Looking at the photo of President Obama and his advisers tracking the mission to kill Osama bin Laden, I was struck by the president’s extraordinary intensity.
In the photograph I read not only his passion for the mission and his concern for the Navy SEALS, but his knowledge that his own job could be at stake.
Looking at Obama so present in the photograph, I couldn’t help but think about how absent he’s been from the economic crisis that’s afflicting millions of people here at home. Yes, he’s been worried about Bin Laden; yes, he’s obsessing about the deficit; and yes, he’s got to raise a billion dollars to fund his reelection. But we are still facing an economic crisis that has left housing behind, with the worst unemployment in decades.
So where’s the situation room for the unemployed and those losing their homes? Where are the presidential commissions and crack teams focused on tracking down new ways to salvage communities ravaged by foreclosure and joblessness?
I had the opportunity to hear President Obama at a rally a couple of weeks ago. He talked about how he stays up late reading letters from the unemployed. But the president’s rhetoric rang hollow and slick in the face of his lack of aggression in fighting for benefits for the long-term unemployed. He abandoned them at the same time that he extended the Bush era tax cuts for the wealthiest.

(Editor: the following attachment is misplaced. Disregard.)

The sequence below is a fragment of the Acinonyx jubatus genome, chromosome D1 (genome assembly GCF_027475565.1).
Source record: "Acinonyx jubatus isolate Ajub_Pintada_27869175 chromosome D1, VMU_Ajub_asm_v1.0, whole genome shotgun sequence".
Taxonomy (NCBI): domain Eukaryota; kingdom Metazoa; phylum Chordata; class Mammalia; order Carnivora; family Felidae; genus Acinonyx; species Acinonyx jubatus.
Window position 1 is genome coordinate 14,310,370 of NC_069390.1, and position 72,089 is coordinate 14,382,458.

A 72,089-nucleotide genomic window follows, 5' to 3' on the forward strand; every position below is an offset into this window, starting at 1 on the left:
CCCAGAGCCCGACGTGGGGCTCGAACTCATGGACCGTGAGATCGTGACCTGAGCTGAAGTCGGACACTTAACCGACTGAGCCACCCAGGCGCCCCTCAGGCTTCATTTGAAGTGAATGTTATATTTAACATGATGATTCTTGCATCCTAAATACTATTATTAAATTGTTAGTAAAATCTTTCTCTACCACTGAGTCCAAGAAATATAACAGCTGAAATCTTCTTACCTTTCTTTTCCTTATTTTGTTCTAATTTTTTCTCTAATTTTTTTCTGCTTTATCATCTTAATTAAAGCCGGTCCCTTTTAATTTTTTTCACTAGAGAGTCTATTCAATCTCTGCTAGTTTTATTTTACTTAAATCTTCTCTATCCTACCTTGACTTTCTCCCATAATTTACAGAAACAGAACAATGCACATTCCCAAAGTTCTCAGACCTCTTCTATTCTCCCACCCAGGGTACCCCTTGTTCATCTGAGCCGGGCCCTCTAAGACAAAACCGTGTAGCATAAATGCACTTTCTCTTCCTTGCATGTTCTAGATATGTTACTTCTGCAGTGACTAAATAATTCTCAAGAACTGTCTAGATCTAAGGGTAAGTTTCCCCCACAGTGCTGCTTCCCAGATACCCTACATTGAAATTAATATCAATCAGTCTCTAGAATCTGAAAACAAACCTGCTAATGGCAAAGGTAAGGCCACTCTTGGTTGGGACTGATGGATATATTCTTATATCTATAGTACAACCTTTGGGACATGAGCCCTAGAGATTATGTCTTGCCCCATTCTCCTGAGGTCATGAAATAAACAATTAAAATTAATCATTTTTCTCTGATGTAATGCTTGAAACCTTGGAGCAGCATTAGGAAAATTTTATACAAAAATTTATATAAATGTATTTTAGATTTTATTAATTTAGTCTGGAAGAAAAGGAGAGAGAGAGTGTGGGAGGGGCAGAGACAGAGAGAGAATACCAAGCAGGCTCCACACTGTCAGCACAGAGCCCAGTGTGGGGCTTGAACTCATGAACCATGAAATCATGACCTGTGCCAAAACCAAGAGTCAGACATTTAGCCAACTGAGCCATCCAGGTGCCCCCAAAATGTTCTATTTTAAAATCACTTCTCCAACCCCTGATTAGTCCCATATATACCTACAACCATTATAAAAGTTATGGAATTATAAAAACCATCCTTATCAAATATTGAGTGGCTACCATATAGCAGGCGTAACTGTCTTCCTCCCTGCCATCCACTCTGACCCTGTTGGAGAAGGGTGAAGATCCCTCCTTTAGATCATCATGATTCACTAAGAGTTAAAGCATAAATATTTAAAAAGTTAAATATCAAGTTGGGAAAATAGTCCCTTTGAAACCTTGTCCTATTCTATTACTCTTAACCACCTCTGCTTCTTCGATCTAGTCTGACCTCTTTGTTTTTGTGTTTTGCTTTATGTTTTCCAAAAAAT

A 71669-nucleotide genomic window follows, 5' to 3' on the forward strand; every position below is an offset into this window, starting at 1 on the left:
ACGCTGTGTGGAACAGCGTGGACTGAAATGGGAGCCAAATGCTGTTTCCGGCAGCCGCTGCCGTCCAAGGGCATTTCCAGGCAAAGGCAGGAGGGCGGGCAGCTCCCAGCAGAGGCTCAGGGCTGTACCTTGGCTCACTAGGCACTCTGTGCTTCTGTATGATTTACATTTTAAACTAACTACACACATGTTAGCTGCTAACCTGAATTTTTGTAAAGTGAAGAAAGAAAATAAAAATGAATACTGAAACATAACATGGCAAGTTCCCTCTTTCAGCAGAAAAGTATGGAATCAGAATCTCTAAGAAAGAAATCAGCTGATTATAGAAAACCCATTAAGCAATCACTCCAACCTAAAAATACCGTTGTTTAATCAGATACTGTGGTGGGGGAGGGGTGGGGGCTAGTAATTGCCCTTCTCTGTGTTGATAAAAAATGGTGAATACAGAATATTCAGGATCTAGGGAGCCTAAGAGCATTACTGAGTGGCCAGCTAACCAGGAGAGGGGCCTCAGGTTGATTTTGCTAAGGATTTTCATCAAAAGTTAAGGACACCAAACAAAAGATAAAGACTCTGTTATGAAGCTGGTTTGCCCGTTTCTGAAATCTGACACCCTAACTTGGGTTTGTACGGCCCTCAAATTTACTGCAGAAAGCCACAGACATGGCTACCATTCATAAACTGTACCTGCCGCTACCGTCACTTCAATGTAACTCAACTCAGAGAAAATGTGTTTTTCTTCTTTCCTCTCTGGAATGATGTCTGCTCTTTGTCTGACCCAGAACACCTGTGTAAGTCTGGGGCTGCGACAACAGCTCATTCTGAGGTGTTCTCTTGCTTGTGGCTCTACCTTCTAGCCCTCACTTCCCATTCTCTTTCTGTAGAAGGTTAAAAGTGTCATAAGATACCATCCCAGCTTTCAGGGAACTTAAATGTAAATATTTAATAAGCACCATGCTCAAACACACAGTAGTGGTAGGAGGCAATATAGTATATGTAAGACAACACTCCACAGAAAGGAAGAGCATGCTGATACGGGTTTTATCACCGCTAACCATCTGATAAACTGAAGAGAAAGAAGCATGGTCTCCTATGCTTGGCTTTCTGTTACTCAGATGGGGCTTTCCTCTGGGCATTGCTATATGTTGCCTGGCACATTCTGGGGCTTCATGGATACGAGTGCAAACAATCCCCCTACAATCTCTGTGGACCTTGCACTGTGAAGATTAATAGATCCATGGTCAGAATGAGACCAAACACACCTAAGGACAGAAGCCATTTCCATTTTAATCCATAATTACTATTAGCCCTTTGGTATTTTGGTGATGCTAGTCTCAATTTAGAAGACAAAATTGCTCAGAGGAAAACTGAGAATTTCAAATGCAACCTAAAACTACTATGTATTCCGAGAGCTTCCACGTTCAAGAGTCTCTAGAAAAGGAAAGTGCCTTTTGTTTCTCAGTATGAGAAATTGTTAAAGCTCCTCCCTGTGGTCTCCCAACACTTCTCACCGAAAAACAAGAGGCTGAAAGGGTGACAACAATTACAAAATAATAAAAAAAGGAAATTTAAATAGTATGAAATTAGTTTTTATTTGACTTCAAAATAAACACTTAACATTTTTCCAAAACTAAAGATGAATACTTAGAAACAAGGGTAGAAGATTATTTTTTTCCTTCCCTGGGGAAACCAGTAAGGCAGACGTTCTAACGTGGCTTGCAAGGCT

They’re the Obama era tax cuts now.
We’re in a bitter fight for real economic recovery here at home, to keep the most vulnerable from further suffering, to narrow the widening gap between rich and poor, to keep the country from losing its soul. It’s a complex mission, in uncertain terrain, against implacable foes.
The mission in Abbottabad required guts, rigorous planning, determination and flawless execution to accomplish what was deemed just and right. Now we need our president and all of his intensity fighting for us here at home.